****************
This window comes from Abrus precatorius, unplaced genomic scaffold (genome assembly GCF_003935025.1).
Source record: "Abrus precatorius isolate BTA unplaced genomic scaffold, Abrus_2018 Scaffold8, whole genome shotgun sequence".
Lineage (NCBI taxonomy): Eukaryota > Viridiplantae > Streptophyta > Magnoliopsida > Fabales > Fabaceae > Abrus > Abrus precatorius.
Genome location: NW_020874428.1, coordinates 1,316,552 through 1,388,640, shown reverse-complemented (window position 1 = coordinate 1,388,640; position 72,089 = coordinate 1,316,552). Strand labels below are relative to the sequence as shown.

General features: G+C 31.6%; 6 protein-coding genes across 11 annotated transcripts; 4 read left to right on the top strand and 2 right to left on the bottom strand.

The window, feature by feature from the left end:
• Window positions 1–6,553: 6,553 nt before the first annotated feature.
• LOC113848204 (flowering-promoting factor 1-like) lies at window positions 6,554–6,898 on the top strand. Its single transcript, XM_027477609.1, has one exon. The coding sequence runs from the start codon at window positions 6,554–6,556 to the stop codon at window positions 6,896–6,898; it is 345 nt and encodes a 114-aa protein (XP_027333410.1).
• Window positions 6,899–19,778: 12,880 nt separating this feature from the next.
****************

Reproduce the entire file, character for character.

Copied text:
This window comes from Abrus precatorius, unplaced genomic scaffold (genome assembly GCF_003935025.1).
Source record: "Abrus precatorius isolate BTA unplaced genomic scaffold, Abrus_2018 Scaffold8, whole genome shotgun sequence".
Lineage (NCBI taxonomy): Eukaryota > Viridiplantae > Streptophyta > Magnoliopsida > Fabales > Fabaceae > Abrus > Abrus precatorius.
Genome location: NW_020874428.1, coordinates 1,316,552 through 1,388,640, shown reverse-complemented (window position 1 = coordinate 1,388,640; position 72,089 = coordinate 1,316,552). Strand labels below are relative to the sequence as shown.

General features: G+C 31.6%; 6 protein-coding genes across 11 annotated transcripts; 4 read left to right on the top strand and 2 right to left on the bottom strand.

The window, feature by feature from the left end:
• Window positions 1–6,553: 6,553 nt before the first annotated feature.
• LOC113848204 (flowering-promoting factor 1-like) lies at window positions 6,554–6,898 on the top strand. Its single transcript, XM_027477609.1, has one exon. The coding sequence runs from the start codon at window positions 6,554–6,556 to the stop codon at window positions 6,896–6,898; it is 345 nt and encodes a 114-aa protein (XP_027333410.1).
• Window positions 6,899–19,778: 12,880 nt separating this feature from the next.